Chief Executive Carrie Lam has issued a strongly-worded statement condemning “improper remarks” made on university campuses relating to Hong Kong independence and the death of an official’s son. She called for university administrators “to take appropriate action as soon as possible” and for society to “join forces to rectify such abuse of the freedom of speech.”
Lam’s comments came amid controversy over banners that have appeared in different university campuses in Hong Kong, with some advocating Hong Kong independence and others commenting on the death of Under Secretary for Education Choi Yuk-lin’s son on Thursday.
In a statement released on Friday afternoon, Lam said she was shocked to learn that “extremely callous and insulting remarks” were posted on students notice boards at the Education University of Hong Kong, on the passing of Choi’s son.
Following the incident, signs bearing the slogan “Congratulations Choi Yuk-lin’s son on going west” appeared on the campus’s Democracy Wall, on top of banners supporting freedom of expression and Hong Kong independence. At a press conference on Friday, EdUHK President Stephen Cheung said that he was angry and upset over the signs.
Lam said, “I deeply regret and condemn such behaviour. The remarks are entirely disrespectful, against the moral values of society and cold-blooded.”
“The whole community are shocked, grieved, and enraged by the appearance of such remarks in a tertiary institution in Hong Kong.” Lam added that she had contacted Education University chief Stephen Cheung to express her deep concern over the matter.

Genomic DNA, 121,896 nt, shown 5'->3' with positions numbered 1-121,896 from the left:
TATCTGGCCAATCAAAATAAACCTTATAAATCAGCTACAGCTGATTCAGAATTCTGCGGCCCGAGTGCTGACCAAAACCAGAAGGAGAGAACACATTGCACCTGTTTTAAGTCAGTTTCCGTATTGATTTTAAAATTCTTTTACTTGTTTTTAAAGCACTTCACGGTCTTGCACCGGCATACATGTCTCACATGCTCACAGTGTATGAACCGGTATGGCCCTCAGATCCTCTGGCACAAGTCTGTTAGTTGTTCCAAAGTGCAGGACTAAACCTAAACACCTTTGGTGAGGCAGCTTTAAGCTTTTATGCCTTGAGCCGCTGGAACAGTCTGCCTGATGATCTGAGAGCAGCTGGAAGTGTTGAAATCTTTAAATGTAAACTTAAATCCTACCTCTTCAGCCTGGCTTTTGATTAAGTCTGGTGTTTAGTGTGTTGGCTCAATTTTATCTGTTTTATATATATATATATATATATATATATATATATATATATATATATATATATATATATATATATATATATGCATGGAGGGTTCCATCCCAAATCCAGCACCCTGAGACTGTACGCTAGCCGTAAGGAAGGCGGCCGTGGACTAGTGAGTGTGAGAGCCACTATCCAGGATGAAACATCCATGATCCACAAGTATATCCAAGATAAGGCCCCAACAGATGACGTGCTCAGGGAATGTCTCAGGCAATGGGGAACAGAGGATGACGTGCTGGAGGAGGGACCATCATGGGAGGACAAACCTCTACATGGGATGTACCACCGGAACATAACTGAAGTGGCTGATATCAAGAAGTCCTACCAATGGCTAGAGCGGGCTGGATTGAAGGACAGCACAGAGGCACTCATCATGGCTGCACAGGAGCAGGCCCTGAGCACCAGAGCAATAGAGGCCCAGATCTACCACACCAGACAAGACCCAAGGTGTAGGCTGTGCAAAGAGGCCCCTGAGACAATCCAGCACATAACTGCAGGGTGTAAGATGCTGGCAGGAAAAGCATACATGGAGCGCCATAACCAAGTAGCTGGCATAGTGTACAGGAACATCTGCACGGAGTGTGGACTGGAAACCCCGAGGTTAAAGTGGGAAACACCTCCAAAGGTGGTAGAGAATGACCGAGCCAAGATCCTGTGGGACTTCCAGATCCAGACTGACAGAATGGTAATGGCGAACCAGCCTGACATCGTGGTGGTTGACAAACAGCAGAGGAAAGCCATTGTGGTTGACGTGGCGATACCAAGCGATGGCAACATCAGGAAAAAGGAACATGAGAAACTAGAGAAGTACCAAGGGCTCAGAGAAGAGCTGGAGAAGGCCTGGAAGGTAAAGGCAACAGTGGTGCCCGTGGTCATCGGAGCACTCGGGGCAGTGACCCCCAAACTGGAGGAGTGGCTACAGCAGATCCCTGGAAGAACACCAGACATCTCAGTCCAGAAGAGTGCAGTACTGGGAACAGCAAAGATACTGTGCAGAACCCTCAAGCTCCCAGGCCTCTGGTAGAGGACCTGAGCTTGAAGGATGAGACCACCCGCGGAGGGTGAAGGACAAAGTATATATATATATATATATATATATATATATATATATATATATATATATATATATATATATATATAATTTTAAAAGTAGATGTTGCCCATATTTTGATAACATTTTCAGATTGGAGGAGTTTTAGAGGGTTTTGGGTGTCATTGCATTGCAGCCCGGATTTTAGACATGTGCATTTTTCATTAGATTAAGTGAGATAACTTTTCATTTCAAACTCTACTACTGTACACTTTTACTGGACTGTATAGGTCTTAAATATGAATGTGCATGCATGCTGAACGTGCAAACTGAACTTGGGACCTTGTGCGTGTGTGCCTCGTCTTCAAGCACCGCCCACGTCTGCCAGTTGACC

Lam also condemned the “continued appearance” of remarks advocating Hong Kong independence on slogans displayed across campuses in Hong Kong.
“‘Hong Kong independence’ runs against ‘One Country, Two Systems,’ the Basic Law as well as the overall and long term interest of society. I condemn the continued appearance of such remarks on university campuses, which is in violation of our country’s sovereignty, territorial integrity and development interests,” Lam said.
Lam said that freedom of speech was not without limits and “academic freedom and autonomy of tertiary institutions are not excuses for the advocacy of fallacies,” the statement continued, adding that the remarks “overstepped the bottom-line of society” and “the public will have their own fair judgement.”
Lam also urged the university administration to take appropriate action as soon as possible, and expressed hope that different sectors of society would join forces to “rectify such abuse of the freedom of speech” to safeguard core values of a civic society and defend the moral standard in Hong Kong.
According to Article 27 of the Basic Law, Hong Kong residents enjoy freedom of speech and assembly.
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